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M. Henri Day
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Postby M. Henri Day » Sun Apr 24, 2005 10:41 am

The word described below is also one of Dr Goodword's elucidations of cultural exchange, and definitely not schlock (as fellow Agorists will immediately recognise, we see here an example of Russell's paradox)....


• schlock •

shlahk • Hear it!

Part of Speech: Noun

Meaning: Anything that is cheap, shoddy, junky, inferior, of poor quality.

Notes: Like many Yiddish words entering English, this one strikes speakers as a little funny, which explains the word schlockmeister (schlockmaster) "someone who specializes in cheap, shoddy products." The adjective, "schlocky" is normal and only encourages the use of an adverb, "schlockily," in sentences like, "Jolted suspensefully by Claire's survival antics, the film [Tracks of a Killer] is aesthetically sloppy but schlockily diverting." —

In Play: Put today's word in play by substituting it for "junk" when referring to shoddy work: "She calls it a French antique shop but it looks more like culture schlock." The advantage of today's word, of course, is that it sounds funny outside New York and New Jersey and is always a useful tool in prying smiles out of folks: "Shock radio was started by someone who accidentally mispronounced schlock radio" (just kidding).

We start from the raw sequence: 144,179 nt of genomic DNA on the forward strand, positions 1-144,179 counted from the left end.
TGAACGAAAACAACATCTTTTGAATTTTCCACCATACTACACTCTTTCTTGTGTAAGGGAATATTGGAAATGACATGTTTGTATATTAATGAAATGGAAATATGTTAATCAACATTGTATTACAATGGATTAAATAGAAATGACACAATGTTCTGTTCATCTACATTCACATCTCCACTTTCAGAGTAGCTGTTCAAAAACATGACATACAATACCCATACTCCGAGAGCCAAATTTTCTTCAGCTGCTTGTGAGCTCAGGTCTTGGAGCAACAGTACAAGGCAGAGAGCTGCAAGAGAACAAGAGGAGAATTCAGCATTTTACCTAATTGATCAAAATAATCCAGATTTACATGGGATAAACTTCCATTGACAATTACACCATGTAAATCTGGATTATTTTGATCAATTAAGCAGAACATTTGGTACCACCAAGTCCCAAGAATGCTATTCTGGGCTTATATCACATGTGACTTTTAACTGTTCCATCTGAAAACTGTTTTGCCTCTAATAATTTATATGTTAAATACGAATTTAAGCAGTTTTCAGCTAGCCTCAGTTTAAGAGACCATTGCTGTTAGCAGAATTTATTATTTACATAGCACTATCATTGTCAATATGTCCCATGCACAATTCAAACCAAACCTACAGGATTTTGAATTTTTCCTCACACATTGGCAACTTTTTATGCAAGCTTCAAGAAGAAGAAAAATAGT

Word History: Today's word is a youngster, first appearing in New York newspapers in 1915. It seems to be another contribution to English from Yiddish, this time, from shlak "stroke, apoplexy, major nuisance." It comes from German Schlag "stroke, blow, hit" from the verb schlagen "to hit or strike." This word comes from Middle High German slahen "to strike, hit" from Old High German slahan "hit, strike, kill." The same Old Germanic root came to English as "slay," and is akin to Icelandic "slá," Norwegian and Danish "slaa," and Swedish "slå."

Last edited by M. Henri Day on Wed Jun 08, 2005 2:27 pm, edited 1 time in total.

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Postby gailr » Sun Apr 24, 2005 1:02 pm

I see this as more of a verb, "This layout needs help; it looks schlocked together."

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